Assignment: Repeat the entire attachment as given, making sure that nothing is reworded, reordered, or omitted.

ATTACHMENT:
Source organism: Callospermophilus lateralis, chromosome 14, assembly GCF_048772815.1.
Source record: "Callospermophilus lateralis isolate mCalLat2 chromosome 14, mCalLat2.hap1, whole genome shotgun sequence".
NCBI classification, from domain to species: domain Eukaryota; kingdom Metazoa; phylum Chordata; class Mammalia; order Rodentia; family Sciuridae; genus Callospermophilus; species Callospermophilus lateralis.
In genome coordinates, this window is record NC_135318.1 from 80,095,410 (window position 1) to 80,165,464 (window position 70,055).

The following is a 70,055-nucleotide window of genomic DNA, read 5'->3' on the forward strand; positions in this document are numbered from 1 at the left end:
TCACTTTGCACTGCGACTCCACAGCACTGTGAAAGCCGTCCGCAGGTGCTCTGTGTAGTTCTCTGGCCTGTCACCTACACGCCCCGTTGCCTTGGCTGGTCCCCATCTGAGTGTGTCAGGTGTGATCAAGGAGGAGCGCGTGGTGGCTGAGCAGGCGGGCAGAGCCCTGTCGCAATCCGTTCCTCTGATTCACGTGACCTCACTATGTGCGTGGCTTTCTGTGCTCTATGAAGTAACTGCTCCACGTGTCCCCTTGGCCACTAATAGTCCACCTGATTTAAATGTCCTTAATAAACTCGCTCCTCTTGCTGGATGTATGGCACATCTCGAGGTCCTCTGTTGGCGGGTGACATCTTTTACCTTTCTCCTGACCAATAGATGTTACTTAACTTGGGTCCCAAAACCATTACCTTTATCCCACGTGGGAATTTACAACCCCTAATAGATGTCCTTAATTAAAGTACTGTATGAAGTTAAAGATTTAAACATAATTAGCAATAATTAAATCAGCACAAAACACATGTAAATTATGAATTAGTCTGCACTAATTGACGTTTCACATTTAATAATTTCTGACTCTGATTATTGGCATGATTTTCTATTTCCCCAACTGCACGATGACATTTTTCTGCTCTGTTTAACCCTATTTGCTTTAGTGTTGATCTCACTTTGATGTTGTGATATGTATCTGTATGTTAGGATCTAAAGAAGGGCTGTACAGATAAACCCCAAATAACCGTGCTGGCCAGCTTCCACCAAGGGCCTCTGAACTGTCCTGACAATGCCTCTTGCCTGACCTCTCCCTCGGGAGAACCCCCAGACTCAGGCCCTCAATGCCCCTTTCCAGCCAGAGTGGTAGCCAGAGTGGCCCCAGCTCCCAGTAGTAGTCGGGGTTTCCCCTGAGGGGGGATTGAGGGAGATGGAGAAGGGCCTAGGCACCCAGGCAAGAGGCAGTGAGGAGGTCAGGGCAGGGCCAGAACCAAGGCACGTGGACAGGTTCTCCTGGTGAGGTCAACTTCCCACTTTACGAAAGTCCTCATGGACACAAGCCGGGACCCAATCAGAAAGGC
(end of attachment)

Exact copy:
Source organism: Callospermophilus lateralis, chromosome 14, assembly GCF_048772815.1.
Source record: "Callospermophilus lateralis isolate mCalLat2 chromosome 14, mCalLat2.hap1, whole genome shotgun sequence".
NCBI classification, from domain to species: domain Eukaryota; kingdom Metazoa; phylum Chordata; class Mammalia; order Rodentia; family Sciuridae; genus Callospermophilus; species Callospermophilus lateralis.
In genome coordinates, this window is record NC_135318.1 from 80,095,410 (window position 1) to 80,165,464 (window position 70,055).

The following is a 70,055-nucleotide window of genomic DNA, read 5'->3' on the forward strand; positions in this document are numbered from 1 at the left end:
TCACTTTGCACTGCGACTCCACAGCACTGTGAAAGCCGTCCGCAGGTGCTCTGTGTAGTTCTCTGGCCTGTCACCTACACGCCCCGTTGCCTTGGCTGGTCCCCATCTGAGTGTGTCAGGTGTGATCAAGGAGGAGCGCGTGGTGGCTGAGCAGGCGGGCAGAGCCCTGTCGCAATCCGTTCCTCTGATTCACGTGACCTCACTATGTGCGTGGCTTTCTGTGCTCTATGAAGTAACTGCTCCACGTGTCCCCTTGGCCACTAATAGTCCACCTGATTTAAATGTCCTTAATAAACTCGCTCCTCTTGCTGGATGTATGGCACATCTCGAGGTCCTCTGTTGGCGGGTGACATCTTTTACCTTTCTCCTGACCAATAGATGTTACTTAACTTGGGTCCCAAAACCATTACCTTTATCCCACGTGGGAATTTACAACCCCTAATAGATGTCCTTAATTAAAGTACTGTATGAAGTTAAAGATTTAAACATAATTAGCAATAATTAAATCAGCACAAAACACATGTAAATTATGAATTAGTCTGCACTAATTGACGTTTCACATTTAATAATTTCTGACTCTGATTATTGGCATGATTTTCTATTTCCCCAACTGCACGATGACATTTTTCTGCTCTGTTTAACCCTATTTGCTTTAGTGTTGATCTCACTTTGATGTTGTGATATGTATCTGTATGTTAGGATCTAAAGAAGGGCTGTACAGATAAACCCCAAATAACCGTGCTGGCCAGCTTCCACCAAGGGCCTCTGAACTGTCCTGACAATGCCTCTTGCCTGACCTCTCCCTCGGGAGAACCCCCAGACTCAGGCCCTCAATGCCCCTTTCCAGCCAGAGTGGTAGCCAGAGTGGCCCCAGCTCCCAGTAGTAGTCGGGGTTTCCCCTGAGGGGGGATTGAGGGAGATGGAGAAGGGCCTAGGCACCCAGGCAAGAGGCAGTGAGGAGGTCAGGGCAGGGCCAGAACCAAGGCACGTGGACAGGTTCTCCTGGTGAGGTCAACTTCCCACTTTACGAAAGTCCTCATGGACACAAGCCGGGACCCAATCAGAAAGGC